# Mann-Whitney U and Wilcoxon as post hoc tests

## Explain significant main effects from Kruskal-Wallis tests and Friedman's ANOVA

__are used when analyzing__

**Non-parametric statistics****categorical**and

**ordinal outcomes**. These statistics are also used with

**smaller sample sizes**(n < 20) and when the

**assumptions of certain statistical tests are violated**.

The

**test is employed when**

__Mann-Whitney U__**comparing two independent groups on an ordinal outcome**. It is also used when the

**assumptions**of an independent samples or unpaired t-test

**are**

**violated**(normality, homogeneity of variance).

The

**test is used when**

__Wilcoxon__**comparing ordinal outcomes at two different points in time or within-subjects**. It is further used when the

**assumptions**of a repeated measures t-test

**are violated**(independence of observations, normality of difference scores).

A lesser known use for these two non-parametric tests is

**when significant main effects are found for non-parametric**. Much like with a parametric one-way ANOVA or repeated-measures ANOVA,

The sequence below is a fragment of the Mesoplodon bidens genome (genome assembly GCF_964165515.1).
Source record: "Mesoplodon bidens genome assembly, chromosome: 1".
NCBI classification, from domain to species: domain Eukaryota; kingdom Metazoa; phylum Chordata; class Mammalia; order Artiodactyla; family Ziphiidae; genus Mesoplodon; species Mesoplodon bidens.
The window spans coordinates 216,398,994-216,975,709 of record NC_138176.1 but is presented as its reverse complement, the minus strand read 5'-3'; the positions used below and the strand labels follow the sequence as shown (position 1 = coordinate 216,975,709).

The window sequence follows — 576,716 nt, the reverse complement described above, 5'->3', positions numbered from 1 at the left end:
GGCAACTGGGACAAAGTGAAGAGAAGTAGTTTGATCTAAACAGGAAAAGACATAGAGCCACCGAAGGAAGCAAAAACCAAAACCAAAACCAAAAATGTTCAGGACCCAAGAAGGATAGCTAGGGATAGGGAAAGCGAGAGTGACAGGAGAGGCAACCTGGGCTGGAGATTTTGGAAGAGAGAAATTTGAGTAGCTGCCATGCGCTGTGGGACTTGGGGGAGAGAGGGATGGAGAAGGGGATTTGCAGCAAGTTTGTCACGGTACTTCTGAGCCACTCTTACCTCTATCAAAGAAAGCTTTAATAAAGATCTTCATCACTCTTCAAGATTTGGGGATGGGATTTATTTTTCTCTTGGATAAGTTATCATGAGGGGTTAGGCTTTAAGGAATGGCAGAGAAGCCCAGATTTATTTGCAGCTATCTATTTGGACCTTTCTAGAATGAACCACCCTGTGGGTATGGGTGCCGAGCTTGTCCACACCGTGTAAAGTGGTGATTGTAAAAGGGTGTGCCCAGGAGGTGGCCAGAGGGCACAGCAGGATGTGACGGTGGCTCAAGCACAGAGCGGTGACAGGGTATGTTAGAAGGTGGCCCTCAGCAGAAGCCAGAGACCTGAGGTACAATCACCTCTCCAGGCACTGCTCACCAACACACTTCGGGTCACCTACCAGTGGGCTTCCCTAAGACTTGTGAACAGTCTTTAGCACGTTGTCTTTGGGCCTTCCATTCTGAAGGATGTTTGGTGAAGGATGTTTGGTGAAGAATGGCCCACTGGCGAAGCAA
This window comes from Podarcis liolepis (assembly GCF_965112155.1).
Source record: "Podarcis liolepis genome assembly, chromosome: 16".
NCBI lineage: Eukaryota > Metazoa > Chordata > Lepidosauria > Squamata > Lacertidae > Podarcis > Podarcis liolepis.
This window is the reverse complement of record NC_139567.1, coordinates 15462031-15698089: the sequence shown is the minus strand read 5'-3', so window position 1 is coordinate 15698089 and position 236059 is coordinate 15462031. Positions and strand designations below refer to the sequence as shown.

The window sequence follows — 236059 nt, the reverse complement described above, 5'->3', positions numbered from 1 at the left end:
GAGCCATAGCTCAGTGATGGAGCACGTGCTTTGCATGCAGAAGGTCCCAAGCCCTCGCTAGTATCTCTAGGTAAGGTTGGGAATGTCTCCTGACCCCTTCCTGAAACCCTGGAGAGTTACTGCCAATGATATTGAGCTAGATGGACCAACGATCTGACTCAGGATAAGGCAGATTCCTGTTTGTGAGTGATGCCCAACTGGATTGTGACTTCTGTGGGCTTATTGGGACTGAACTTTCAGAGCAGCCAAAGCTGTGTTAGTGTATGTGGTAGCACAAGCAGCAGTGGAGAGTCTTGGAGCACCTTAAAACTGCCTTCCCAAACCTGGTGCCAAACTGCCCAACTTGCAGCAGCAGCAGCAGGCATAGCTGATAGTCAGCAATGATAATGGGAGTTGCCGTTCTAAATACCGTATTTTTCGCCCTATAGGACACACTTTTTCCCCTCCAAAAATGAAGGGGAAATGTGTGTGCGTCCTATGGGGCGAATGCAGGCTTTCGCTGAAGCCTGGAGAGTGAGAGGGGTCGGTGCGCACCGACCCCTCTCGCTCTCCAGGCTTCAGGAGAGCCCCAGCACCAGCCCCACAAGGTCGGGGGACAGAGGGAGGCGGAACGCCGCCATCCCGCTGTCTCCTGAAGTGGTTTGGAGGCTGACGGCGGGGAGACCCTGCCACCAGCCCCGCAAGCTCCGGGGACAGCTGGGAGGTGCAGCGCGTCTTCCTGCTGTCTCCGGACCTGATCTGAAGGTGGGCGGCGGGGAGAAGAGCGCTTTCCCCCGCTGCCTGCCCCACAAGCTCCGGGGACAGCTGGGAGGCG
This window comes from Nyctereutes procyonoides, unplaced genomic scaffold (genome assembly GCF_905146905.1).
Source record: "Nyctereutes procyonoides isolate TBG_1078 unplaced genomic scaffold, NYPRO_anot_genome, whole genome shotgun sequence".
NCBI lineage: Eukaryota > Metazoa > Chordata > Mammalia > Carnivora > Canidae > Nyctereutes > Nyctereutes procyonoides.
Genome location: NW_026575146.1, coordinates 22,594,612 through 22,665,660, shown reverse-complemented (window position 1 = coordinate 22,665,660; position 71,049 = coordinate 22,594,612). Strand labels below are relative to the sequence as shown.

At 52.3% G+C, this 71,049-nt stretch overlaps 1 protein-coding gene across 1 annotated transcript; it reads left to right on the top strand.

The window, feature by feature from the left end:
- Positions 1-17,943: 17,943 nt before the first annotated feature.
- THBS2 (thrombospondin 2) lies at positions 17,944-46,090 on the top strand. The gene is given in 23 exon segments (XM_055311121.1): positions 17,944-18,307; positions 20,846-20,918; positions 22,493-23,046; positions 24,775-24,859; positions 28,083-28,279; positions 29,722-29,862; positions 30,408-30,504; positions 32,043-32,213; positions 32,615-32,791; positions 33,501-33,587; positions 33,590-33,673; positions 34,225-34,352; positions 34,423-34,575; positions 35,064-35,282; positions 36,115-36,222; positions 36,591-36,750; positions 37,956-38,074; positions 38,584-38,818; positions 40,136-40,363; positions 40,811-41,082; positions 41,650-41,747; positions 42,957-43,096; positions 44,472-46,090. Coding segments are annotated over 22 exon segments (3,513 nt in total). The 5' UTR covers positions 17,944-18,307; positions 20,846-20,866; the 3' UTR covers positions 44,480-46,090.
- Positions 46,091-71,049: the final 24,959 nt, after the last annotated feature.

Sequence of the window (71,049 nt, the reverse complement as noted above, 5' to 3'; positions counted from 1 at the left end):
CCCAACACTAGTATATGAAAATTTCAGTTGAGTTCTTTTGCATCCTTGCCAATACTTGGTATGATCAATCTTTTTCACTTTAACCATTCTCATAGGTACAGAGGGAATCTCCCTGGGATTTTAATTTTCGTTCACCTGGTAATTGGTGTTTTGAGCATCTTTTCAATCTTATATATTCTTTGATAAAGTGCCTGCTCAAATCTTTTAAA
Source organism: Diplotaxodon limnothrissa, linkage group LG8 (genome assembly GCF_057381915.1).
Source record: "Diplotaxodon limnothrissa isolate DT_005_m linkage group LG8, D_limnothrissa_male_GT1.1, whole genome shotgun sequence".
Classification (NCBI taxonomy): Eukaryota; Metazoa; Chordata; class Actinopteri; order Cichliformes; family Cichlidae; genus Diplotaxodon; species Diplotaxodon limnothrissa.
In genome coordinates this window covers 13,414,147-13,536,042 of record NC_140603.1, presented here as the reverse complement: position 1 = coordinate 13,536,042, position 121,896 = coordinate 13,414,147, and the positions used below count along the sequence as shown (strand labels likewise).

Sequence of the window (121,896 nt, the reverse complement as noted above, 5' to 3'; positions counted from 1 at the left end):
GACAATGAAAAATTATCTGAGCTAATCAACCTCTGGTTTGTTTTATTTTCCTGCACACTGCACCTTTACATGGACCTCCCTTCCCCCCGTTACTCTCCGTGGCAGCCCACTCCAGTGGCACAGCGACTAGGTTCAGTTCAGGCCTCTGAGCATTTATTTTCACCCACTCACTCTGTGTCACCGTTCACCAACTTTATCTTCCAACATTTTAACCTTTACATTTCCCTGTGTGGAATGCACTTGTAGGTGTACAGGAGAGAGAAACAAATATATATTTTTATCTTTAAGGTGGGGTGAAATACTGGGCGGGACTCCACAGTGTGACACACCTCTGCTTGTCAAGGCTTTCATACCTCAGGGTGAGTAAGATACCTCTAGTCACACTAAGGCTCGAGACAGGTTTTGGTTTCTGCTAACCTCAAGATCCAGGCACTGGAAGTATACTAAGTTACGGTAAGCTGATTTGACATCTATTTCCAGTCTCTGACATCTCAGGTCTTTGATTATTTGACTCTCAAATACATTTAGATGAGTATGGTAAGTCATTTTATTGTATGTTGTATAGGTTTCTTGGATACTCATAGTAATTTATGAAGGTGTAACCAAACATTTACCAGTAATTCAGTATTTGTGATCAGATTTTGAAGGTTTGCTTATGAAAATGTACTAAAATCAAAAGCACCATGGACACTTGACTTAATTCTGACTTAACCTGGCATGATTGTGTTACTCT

__Kruskal-Wallis__and__Friedman's ANOVA__tests**if a significant main effect is found using non-parametric statistics, then a post hoc analysis must be undertaken to explain the significant main effect**. Non-parametric statistics do not have Tukey, Scheffe, and Dunnett tests like parametric statistics!

When a significant main effect is found using a Kruskal-Wallis test,

**subsequent Mann-Whitney U tests must be employed in a post hoc fashion**to explain where amongst the independent groups the actual differences exist.

The same holds true for Friedman's ANOVA. If a significant main effect is found,

**then Wilcoxon tests must be used in a post hoc fashion**to explain where the significant changes occur amongst the observations or within-subjects.